Finn’s story: This story, while well-written in the technical sense, was by far the weakest of this trio. If not for my husband encouraging me onward, I might have put the entire book down. I understand that the book was released before the film, and that the authors don’t necessarily get all the information they’d like before writing, but Finn’s character presented here didn’t quite match up to watch we see in the film. If the story had been about any other stormtrooper, it would have been wonderful.
Rey’s story: On the other hand, this next section of the book blew me out of the water. The ending was like a punch to the gut. I could keep using overwrought metaphors, but it was just THAT GOOD. Continue reading
This book boiled down to “Just how did Luke get so good at using a lightsaber, anyway?” Which is an important question to ask, in the continuity between the films A New Hope and The Empire Strikes Back. Unfortunately, the reality of the the limitations established in the Star Wars universe at that point in time meant that the author of this book didn’t have a lot to work with. Continue reading
This young adult novel was a well-written and well-crafted story set between two of the films in the original Star Wars trilogy. All of the battle scenes, whether shoot-outs on ground or ship-to-ship battles in space, were dramatic and clearly written. The plot flowed at a good pace.
Unfortunately, I didn’t love it. Continue reading
I picked up this book on Kindle purely because of a blog post by the author completely owning the fact that he had written about a character who was gay without homosexuality being used as a plot device or some sort of moral lesson. As someone who strives for the same diversity in her own writing, I knew I had to get the book based on that blog post alone. Continue reading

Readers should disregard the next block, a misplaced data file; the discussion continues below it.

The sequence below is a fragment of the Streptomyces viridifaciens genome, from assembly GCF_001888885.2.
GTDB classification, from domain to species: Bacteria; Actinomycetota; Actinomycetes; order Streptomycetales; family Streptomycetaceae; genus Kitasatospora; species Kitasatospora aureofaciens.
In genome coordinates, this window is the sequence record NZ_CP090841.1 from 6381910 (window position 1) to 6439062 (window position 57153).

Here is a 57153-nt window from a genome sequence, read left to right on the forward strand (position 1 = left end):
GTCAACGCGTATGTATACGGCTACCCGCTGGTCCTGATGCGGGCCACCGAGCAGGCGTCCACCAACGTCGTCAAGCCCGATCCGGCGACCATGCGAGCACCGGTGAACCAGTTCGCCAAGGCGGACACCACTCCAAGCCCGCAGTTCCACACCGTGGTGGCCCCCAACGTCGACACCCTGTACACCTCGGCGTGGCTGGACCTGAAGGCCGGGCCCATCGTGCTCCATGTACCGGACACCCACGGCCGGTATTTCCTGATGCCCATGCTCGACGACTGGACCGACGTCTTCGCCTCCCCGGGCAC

This post includes reviews of the final three installments of the Lunar Chronicles series by Marissa Meyer. Continue reading
Disclaimer: The author and I share a publisher, and I helped proofread this novel before publication.
If I had not been reading this novel on an expensive electronic device, I’d have thrown it across the room when I got to the ending. But not because it was a bad book. On the contrary, this book was such a fun adventure that the cliffhanger ending made me want to lose my mind. I did, however, accost the author to find out whether a sequel was forthcoming. Good news! One is definitely in the works. Continue reading
I was delighted to interview author Jessica Knauss in support of her new novel, Awash in Talent (now available in ebook and hardcopy).
About the Book
So much Talent can kill you.
Welcome to Providence, Rhode Island, home of telekinetics, firestarters, and psychics!
Emily can’t escape her annoyingly Talented telekinetic healer sister without committing a crime.
Kelly must escape her pyrokinesis school and bring Emily’s sister to Boston—her mother’s life depends on it.
Appointments with Emily might drive her psychic therapist insane.
With so much Talent, sometimes it’s all you can do to function in an un-Talented society.
When you first told me about this novel, you referred to it as “zany, hard-to-pin-down” and “Gilmore Girls with a paranormal twist.” As someone who also writes urban fantasy that defies categorization, I’m always interested in other authors’ reasons for doing the same. Why break away from the YA paranormal comfort zone that most readers are familiar with?
I don’t assign genres or categories to my work until it’s done and ready for readers. This can cause some head scratching, believe me! Many years ago, I heard Maya Angelou say that if we can’t find the book we want to read, we have to write it ourselves. I took that advice to heart. If something has been done before, why do it again? As a reader, I’m always searching for something different that will speak to me in a way nothing else has. I’ve set my sights on that elusive uniqueness as a writer. Continue reading